Christian and conservative broadcasters sue to be exempt from hate speech law

A group representing religious and conservative broadcasters has joined a lawsuit seeking to block a California law that requires social media companies to publish their policies on removing hate speech, Religion News Service reported.

“In an environment where much religious viewpoint expression is considered ‘controversial’ speech, NRB is acting to stop the weaponization of new laws against Christian communicators,” National Religious Broadcasters chief executive officer Troy Miller said in a statement, adding that the law affects its members “by having their speech repressed” and causes them to “become agents of the state for First Amendment suppression.”

“This is something that NRB is unwilling to allow,” the statement read.

The law requires companies must make transparent how they remove content that contains hate speech, disinformation, extremism, harassment and foreign political interference. Companies that don’t comply could be fined up to $15,000 per violation per day.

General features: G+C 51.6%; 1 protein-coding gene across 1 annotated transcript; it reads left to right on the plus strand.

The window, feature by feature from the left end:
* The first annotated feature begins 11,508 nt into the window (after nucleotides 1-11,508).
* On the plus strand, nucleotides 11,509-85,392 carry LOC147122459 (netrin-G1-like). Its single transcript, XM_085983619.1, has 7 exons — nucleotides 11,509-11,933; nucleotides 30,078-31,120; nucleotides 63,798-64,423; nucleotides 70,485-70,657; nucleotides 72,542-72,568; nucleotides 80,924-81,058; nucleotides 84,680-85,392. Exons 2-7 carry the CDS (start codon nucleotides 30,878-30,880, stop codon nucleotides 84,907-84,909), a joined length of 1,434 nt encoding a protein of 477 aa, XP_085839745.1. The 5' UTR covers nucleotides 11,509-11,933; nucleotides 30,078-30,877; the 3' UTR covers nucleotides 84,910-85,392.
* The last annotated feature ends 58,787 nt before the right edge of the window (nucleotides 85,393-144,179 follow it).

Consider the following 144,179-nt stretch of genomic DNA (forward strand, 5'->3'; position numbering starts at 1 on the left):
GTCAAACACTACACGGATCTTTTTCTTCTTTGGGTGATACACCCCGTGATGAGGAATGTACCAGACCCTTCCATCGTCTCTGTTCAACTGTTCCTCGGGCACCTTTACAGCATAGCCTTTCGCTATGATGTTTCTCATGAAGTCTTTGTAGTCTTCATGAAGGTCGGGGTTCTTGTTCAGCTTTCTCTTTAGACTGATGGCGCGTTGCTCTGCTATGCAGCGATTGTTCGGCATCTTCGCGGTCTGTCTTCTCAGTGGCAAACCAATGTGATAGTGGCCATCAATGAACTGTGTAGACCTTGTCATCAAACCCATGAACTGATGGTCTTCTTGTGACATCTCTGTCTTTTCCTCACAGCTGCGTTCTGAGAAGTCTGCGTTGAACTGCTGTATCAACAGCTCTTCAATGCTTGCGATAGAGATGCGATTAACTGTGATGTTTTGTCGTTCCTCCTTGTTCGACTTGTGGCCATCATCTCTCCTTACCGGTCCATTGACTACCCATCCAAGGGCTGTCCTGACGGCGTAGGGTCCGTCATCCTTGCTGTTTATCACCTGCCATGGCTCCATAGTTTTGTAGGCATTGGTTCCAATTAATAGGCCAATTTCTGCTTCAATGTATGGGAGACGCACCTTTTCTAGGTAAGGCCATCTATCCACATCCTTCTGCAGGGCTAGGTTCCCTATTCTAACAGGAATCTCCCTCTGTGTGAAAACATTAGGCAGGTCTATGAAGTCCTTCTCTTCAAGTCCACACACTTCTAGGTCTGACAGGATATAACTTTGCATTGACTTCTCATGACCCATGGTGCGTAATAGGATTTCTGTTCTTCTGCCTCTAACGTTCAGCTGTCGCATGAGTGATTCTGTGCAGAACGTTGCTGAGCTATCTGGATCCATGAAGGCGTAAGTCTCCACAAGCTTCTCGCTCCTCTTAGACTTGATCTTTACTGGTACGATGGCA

Faith-based and conservative leaning groups have joined internet freedom and tech lobbying organizations in opposing the law. Also joining the lawsuit is the conservative satire website The Babylon Bee and conservative broadcaster Tim Pool.

The lawsuit states that NRB “continues its work to protect the free speech rights of its members by advocating those rights in governmental, corporate, and media sectors.”

NRB members operate social media platforms such as and, which allows users to create public profile and subscribe to other users’ content.

Sky Palma

Before launching DeadState back in 2012, Sky Palma has been blogging about politics, social issues and religion for over a decade. He lives in Los Angeles and also enjoys Brazilian jiu jitsu, chess, music and art.